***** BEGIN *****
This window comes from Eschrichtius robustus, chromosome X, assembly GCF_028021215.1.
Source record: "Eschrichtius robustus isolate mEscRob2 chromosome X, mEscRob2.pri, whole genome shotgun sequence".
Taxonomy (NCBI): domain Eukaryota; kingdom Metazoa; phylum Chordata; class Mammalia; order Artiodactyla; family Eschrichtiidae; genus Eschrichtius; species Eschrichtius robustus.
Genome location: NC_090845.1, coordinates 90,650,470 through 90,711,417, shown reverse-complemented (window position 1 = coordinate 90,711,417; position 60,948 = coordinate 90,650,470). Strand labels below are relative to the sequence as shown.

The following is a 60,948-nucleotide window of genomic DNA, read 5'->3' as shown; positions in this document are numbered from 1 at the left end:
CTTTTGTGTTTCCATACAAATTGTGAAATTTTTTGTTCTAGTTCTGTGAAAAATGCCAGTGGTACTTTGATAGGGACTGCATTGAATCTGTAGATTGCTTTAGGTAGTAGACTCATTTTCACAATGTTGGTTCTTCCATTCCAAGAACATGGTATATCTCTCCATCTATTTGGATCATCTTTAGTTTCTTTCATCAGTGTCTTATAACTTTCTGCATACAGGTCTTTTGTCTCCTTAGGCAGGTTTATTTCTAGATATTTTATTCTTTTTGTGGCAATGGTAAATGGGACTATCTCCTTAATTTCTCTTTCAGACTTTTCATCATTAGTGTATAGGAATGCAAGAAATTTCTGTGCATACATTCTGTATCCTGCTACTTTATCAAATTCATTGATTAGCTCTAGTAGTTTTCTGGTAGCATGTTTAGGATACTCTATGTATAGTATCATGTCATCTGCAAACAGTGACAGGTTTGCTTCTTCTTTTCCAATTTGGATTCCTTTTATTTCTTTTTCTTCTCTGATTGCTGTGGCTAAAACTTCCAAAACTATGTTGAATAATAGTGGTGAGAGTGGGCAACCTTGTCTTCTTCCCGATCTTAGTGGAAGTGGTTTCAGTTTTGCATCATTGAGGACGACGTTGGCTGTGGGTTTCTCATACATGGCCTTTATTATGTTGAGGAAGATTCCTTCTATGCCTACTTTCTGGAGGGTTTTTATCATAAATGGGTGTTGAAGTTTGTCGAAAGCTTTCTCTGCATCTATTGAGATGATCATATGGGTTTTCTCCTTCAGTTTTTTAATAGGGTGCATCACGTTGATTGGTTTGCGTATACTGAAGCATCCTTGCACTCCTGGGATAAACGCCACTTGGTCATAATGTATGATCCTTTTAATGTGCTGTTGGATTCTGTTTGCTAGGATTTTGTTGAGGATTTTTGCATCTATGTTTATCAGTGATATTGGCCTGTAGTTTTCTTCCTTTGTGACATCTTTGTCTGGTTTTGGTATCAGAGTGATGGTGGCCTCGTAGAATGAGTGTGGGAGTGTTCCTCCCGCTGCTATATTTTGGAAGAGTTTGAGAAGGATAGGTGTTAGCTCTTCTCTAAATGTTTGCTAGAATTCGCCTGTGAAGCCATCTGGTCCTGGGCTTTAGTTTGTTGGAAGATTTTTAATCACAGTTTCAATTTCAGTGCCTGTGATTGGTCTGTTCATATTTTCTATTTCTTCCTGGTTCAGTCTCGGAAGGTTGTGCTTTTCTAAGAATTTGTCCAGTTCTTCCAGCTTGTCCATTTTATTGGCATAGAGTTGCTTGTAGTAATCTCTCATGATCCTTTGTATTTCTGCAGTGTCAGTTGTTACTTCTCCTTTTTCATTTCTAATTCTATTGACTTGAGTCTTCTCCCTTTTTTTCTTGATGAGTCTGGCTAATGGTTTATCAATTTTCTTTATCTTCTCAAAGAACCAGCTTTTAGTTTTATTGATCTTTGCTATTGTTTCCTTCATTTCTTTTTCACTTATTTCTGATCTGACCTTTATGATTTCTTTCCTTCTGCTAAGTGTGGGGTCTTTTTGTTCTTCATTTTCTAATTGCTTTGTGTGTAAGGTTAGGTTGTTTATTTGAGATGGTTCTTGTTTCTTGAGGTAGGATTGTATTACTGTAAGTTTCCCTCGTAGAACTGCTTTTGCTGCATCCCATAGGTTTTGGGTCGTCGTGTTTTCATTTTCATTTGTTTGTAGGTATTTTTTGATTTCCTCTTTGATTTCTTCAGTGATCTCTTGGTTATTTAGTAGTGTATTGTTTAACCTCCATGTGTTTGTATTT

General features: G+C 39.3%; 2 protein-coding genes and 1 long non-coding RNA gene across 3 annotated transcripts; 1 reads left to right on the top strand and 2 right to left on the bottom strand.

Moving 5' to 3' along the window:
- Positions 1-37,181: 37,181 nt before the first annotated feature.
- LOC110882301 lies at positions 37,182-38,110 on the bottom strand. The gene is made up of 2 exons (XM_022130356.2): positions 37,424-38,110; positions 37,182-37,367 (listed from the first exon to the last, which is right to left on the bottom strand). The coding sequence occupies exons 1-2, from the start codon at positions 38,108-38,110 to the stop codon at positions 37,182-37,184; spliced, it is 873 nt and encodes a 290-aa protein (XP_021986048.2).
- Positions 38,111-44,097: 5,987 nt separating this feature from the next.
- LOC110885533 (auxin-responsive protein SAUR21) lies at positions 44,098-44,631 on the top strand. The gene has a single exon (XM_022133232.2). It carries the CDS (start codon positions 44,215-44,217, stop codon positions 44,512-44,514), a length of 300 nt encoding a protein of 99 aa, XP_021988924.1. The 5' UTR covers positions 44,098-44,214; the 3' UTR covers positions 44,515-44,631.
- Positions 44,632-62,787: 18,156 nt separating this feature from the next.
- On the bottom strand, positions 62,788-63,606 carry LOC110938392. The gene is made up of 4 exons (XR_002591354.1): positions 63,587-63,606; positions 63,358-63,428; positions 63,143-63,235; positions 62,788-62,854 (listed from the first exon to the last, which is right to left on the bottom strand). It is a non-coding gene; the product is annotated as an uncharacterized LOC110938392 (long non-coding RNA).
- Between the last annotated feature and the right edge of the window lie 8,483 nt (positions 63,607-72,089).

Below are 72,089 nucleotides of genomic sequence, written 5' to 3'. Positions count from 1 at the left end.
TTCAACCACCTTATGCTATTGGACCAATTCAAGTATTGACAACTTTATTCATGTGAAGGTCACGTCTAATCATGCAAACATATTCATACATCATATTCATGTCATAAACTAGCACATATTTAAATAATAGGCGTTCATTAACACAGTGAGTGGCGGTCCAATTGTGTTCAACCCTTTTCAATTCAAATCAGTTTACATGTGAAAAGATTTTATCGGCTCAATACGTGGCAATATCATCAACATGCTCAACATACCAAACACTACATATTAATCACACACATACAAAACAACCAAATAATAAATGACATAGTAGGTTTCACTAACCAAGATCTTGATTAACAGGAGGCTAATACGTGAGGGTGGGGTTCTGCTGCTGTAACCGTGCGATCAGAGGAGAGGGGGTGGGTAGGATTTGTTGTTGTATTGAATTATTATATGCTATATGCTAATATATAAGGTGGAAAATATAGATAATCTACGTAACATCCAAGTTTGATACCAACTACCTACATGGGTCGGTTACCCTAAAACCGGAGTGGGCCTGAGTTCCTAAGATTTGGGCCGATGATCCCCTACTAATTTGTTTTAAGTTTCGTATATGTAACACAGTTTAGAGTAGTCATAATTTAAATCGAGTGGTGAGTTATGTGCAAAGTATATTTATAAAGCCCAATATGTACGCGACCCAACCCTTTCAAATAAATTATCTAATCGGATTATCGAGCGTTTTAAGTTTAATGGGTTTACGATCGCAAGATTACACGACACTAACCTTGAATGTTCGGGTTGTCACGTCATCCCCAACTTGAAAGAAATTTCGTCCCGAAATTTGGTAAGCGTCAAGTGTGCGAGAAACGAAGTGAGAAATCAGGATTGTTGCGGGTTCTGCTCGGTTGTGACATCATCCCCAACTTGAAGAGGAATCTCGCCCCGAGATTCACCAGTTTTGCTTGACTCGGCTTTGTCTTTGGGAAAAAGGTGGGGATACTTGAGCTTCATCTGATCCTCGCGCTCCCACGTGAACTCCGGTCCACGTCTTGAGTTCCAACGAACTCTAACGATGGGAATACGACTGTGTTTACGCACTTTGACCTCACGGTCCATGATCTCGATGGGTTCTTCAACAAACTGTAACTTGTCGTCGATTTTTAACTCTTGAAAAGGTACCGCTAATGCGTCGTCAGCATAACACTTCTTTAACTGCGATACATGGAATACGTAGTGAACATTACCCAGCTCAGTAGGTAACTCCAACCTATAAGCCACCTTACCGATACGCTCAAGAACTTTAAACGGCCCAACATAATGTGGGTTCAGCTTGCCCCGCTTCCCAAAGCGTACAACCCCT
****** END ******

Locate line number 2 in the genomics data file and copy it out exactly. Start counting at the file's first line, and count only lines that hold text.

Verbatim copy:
Source record: "Eschrichtius robustus isolate mEscRob2 chromosome X, mEscRob2.pri, whole genome shotgun sequence".